The next difference I noticed about dealerships in the UAE versus in the U.S. is that the salespeople don’t try to sell here. In the U.S., you expect to be helped in less than a few minutes of arriving on the lot. Here, I felt like I had to convince the salesperson that he want to help me. He didn’t try to sell the car. In fact, at one point I asked him what makes his car better than another car with the hopes this would encourage him to sell me on the car. Basically his response was either I like it or I don’t. Never thought I would say I missed the pushy car salespeople in the U.S., but by the end of my shopping experience, I was starting to.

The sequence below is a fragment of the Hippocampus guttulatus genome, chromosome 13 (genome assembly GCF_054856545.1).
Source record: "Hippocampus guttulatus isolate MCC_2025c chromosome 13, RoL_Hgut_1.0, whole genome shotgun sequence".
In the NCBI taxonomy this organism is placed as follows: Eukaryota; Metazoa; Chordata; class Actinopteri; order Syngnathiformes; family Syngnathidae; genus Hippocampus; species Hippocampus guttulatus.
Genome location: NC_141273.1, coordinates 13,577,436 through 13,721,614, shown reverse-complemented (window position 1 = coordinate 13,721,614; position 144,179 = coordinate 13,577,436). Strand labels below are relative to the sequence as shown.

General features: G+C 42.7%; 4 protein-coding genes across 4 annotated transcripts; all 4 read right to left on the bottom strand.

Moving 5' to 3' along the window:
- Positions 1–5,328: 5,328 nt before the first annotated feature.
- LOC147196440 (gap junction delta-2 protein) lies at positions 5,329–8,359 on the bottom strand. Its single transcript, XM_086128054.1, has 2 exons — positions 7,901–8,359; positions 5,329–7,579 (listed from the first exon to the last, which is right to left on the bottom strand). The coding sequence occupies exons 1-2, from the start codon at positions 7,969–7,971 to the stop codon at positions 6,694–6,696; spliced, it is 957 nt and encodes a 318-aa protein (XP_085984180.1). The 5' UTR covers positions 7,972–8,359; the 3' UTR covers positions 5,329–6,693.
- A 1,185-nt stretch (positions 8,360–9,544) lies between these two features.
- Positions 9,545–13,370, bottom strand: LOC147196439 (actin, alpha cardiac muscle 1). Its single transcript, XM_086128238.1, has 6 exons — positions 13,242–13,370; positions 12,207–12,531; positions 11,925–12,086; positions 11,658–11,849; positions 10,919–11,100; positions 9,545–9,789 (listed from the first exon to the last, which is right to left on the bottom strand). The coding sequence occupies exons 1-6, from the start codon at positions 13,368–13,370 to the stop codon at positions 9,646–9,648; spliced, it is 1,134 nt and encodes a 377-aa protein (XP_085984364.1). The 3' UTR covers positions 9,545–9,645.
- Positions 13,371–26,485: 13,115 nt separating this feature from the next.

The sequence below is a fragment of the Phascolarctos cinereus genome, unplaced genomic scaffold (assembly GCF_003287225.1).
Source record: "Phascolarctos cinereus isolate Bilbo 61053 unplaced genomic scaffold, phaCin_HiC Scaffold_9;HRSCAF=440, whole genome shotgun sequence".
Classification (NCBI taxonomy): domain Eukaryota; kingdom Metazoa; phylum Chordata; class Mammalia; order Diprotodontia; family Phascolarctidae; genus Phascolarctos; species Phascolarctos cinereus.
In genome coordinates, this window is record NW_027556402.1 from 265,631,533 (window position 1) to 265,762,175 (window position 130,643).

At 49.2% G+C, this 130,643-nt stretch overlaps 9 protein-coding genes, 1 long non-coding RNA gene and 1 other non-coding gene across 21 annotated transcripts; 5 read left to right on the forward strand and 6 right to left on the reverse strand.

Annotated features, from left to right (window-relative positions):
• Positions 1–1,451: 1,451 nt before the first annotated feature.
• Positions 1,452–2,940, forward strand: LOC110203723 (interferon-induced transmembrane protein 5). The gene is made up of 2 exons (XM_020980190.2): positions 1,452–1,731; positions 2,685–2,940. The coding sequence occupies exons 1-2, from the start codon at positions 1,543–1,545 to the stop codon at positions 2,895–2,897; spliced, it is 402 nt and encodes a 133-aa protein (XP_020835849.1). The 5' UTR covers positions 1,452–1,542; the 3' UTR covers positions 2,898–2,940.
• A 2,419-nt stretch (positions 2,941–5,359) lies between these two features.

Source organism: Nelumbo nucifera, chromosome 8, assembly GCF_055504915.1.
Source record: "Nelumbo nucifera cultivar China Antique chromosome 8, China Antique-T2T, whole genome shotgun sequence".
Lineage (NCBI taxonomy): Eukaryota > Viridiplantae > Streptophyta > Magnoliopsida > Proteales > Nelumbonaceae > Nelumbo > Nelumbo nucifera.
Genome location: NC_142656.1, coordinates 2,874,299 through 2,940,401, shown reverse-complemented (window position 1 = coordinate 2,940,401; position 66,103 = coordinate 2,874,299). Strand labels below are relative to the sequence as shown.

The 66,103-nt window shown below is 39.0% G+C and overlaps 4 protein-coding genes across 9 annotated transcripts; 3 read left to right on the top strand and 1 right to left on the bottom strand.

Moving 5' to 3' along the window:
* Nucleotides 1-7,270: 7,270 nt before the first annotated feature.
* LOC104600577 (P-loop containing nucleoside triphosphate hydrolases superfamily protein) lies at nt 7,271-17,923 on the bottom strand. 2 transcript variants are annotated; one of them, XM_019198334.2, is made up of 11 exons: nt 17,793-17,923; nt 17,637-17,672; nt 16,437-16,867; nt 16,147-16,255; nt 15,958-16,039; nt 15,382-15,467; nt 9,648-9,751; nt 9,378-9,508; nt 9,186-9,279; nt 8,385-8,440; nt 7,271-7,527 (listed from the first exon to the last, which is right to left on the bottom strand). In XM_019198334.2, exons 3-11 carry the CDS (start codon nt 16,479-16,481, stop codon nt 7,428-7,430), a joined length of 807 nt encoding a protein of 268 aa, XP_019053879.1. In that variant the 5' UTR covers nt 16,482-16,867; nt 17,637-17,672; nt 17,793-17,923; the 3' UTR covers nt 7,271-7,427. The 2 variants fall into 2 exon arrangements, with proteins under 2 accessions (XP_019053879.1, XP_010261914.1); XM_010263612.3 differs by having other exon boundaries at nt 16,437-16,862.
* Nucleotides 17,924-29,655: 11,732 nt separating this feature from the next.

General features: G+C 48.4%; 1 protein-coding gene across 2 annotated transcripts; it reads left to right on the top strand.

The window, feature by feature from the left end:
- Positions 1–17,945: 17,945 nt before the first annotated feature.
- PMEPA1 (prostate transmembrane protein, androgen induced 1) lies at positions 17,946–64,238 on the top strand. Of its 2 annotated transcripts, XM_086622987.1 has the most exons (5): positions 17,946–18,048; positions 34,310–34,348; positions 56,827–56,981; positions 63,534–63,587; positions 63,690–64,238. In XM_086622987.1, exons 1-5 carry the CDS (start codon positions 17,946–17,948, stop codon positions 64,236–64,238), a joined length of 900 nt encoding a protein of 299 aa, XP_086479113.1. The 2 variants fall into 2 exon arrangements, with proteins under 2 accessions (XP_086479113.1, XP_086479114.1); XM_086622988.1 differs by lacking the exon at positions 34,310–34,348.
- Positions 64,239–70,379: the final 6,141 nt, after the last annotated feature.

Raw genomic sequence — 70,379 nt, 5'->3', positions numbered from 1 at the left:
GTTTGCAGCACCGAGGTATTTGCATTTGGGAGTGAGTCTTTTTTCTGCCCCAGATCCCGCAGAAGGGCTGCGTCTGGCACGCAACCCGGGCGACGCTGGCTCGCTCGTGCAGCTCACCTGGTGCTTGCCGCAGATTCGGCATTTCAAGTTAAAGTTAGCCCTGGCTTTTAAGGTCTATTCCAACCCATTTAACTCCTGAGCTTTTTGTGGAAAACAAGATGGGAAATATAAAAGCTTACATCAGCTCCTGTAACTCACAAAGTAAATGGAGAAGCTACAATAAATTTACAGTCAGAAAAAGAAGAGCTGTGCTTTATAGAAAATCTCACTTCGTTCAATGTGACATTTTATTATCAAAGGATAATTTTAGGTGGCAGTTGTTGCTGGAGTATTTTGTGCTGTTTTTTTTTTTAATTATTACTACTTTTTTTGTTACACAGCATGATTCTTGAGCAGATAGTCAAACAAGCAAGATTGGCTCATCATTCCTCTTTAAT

Since Geraint and I were car shopping together, most of the salespeople assumed we were husband and wife. Ok – yes, we hammed it up a bit But honey, do you think this is big enough for the children? Where will your mother sit when she comes to visit? As the dealerships are clearly accustomed to dealing with men more than woman, having Geraint with me made the experience less stressful and more fun. I think we made a good team. He would ask about price and size, and I focused on color options and quantity of control panel buttons (What do you mean I have to actually push a button on the radio to change the channel? Where are the steering wheel buttons?). Plus he was good at translating the names of parts of the car from British English to American English for me.